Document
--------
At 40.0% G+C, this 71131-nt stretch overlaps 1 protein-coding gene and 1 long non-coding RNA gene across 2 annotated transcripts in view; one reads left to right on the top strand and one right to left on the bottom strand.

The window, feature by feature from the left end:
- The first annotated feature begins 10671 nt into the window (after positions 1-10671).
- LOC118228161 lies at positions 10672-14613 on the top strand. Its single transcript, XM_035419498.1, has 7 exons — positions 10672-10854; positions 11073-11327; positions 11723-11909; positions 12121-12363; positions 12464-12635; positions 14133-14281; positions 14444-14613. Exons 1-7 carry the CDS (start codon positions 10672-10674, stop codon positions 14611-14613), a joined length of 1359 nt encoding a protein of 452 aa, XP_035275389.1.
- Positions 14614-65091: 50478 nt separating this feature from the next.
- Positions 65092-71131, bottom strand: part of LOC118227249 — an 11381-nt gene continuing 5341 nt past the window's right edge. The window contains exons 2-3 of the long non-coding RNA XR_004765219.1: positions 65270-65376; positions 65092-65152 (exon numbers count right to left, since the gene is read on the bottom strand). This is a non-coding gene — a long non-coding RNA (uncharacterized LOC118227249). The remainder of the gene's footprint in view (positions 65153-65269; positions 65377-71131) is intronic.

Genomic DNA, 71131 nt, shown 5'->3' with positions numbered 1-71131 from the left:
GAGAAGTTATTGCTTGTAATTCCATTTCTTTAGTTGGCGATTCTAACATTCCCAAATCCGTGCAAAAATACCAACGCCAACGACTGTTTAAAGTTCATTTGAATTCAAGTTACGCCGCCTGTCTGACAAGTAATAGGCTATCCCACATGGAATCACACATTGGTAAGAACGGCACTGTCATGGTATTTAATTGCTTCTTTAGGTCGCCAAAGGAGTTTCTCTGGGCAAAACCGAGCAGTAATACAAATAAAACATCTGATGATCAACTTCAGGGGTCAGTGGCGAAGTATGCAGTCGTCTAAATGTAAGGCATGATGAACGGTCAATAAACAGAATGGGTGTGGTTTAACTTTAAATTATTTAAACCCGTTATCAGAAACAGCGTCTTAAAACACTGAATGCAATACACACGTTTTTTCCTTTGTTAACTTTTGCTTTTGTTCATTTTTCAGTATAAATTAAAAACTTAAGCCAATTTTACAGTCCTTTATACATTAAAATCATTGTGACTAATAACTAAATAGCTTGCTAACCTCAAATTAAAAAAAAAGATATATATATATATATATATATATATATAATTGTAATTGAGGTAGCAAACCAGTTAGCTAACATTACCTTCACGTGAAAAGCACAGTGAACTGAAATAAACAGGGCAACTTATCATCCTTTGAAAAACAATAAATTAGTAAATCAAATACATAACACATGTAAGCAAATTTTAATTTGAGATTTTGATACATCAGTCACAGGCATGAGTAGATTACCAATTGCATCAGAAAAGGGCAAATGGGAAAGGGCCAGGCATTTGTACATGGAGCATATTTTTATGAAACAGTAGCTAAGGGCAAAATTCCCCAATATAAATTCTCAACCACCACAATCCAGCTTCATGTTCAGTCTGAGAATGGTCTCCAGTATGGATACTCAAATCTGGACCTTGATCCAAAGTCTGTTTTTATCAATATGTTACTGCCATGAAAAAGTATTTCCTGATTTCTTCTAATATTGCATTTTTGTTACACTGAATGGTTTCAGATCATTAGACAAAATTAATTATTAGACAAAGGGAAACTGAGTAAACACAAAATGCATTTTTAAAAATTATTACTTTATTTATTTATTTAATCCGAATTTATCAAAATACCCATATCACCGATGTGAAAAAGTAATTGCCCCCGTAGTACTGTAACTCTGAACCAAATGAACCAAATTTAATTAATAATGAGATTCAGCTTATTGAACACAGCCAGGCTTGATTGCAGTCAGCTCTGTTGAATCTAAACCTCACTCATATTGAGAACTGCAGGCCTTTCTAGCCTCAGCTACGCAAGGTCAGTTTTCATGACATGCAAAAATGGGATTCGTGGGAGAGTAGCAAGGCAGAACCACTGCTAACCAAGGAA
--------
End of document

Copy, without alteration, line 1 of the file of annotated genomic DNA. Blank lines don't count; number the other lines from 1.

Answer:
At 40.0% G+C, this 71131-nt stretch overlaps 1 protein-coding gene and 1 long non-coding RNA gene across 2 annotated transcripts in view; one reads left to right on the top strand and one right to left on the bottom strand.